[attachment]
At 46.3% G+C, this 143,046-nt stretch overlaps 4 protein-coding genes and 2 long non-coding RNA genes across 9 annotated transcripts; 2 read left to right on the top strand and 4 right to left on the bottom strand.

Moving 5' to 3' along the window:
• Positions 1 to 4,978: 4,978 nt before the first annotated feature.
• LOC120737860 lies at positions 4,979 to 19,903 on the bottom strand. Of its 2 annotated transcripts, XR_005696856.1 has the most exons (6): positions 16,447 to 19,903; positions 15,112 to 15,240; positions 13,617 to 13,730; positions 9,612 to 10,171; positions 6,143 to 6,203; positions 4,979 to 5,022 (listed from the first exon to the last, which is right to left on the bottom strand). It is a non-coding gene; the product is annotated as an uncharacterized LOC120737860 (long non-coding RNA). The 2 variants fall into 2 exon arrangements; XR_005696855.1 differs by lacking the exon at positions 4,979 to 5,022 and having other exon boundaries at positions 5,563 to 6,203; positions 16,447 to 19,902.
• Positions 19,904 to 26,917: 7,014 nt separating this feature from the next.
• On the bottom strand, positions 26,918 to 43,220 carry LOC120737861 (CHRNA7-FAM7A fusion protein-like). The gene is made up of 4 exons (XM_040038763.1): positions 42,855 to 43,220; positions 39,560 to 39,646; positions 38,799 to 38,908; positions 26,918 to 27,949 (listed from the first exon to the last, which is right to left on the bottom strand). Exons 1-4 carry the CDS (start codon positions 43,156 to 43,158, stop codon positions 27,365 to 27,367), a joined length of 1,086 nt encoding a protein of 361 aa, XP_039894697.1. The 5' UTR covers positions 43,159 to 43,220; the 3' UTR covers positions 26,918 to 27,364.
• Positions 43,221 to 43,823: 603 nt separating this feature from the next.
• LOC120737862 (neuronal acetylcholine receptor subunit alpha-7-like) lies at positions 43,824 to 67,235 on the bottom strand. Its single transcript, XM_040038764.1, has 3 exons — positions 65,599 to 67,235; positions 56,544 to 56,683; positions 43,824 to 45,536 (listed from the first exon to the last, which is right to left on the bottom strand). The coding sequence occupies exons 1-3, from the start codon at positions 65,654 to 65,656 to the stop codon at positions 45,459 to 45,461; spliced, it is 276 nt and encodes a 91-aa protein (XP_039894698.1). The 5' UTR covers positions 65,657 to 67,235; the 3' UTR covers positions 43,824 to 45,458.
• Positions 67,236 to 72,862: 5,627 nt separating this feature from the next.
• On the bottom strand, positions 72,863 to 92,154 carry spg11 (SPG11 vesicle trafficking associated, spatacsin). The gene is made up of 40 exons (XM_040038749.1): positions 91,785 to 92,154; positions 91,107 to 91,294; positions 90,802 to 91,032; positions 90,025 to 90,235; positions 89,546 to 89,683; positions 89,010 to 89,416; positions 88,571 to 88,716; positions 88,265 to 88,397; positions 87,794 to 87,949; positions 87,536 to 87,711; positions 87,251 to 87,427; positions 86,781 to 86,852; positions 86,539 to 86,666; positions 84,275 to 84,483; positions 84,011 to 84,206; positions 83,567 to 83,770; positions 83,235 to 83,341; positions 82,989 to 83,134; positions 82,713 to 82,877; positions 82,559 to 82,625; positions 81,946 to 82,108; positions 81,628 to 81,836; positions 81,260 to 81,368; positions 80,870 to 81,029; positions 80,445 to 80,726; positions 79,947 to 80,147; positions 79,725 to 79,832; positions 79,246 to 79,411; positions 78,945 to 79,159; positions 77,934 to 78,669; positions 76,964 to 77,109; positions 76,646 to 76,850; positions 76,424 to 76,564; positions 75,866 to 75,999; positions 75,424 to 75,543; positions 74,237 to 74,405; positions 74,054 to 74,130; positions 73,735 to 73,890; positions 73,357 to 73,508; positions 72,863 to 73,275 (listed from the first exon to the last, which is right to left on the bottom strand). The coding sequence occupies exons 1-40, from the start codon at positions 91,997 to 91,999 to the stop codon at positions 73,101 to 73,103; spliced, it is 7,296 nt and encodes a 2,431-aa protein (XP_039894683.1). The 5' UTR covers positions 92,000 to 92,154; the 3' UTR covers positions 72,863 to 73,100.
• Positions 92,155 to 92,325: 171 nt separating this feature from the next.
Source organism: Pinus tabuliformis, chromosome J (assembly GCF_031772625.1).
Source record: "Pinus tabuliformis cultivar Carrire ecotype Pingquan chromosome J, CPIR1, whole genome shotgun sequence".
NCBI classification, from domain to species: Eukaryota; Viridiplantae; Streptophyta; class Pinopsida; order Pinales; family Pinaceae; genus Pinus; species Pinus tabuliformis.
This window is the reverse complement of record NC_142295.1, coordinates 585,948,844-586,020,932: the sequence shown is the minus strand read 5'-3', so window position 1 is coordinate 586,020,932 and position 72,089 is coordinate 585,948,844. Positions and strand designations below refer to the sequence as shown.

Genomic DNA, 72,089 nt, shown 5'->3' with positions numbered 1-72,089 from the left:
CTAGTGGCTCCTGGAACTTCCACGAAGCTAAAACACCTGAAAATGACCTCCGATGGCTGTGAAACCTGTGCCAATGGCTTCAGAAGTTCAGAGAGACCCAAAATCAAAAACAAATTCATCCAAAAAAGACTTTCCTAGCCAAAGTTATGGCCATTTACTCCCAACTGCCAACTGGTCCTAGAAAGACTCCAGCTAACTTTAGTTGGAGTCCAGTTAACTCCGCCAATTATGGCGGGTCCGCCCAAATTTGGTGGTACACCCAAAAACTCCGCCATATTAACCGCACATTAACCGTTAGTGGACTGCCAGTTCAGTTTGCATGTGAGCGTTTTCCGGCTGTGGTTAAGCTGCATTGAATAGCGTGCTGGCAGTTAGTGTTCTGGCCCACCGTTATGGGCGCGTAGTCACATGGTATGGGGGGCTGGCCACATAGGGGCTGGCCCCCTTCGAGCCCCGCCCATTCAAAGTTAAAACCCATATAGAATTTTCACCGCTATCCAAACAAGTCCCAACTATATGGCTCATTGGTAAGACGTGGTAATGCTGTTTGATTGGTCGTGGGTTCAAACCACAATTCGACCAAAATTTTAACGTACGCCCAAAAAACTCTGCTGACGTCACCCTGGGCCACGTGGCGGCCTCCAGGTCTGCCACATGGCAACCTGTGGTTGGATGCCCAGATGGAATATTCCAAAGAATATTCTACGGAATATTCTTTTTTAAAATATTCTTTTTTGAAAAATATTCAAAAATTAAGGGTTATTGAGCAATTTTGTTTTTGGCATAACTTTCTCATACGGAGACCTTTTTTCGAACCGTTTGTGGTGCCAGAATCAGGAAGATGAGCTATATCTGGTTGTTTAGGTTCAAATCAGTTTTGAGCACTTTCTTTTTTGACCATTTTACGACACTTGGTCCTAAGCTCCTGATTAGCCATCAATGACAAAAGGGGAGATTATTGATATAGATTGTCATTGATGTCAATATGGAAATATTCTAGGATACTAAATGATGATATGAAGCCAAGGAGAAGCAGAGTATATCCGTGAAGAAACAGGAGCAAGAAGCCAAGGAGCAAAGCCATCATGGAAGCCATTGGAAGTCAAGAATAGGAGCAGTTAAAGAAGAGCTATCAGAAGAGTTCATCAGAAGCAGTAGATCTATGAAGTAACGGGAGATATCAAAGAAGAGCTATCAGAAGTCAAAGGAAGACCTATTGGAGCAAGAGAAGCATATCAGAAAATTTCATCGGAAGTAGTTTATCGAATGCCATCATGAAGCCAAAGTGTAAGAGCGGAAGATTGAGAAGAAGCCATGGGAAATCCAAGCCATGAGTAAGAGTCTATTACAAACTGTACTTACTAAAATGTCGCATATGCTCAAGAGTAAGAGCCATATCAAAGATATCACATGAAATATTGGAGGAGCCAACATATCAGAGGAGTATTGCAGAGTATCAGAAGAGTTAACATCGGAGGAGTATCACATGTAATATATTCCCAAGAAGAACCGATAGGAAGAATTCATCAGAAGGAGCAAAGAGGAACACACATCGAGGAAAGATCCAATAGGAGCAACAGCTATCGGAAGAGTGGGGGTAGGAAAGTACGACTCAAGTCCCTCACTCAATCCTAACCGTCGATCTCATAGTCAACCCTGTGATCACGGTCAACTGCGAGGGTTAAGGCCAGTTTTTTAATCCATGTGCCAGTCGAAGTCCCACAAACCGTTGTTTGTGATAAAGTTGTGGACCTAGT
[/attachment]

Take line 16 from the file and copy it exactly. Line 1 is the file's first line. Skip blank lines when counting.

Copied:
Genomic DNA, 72,089 nt, shown 5'->3' with positions numbered 1-72,089 from the left: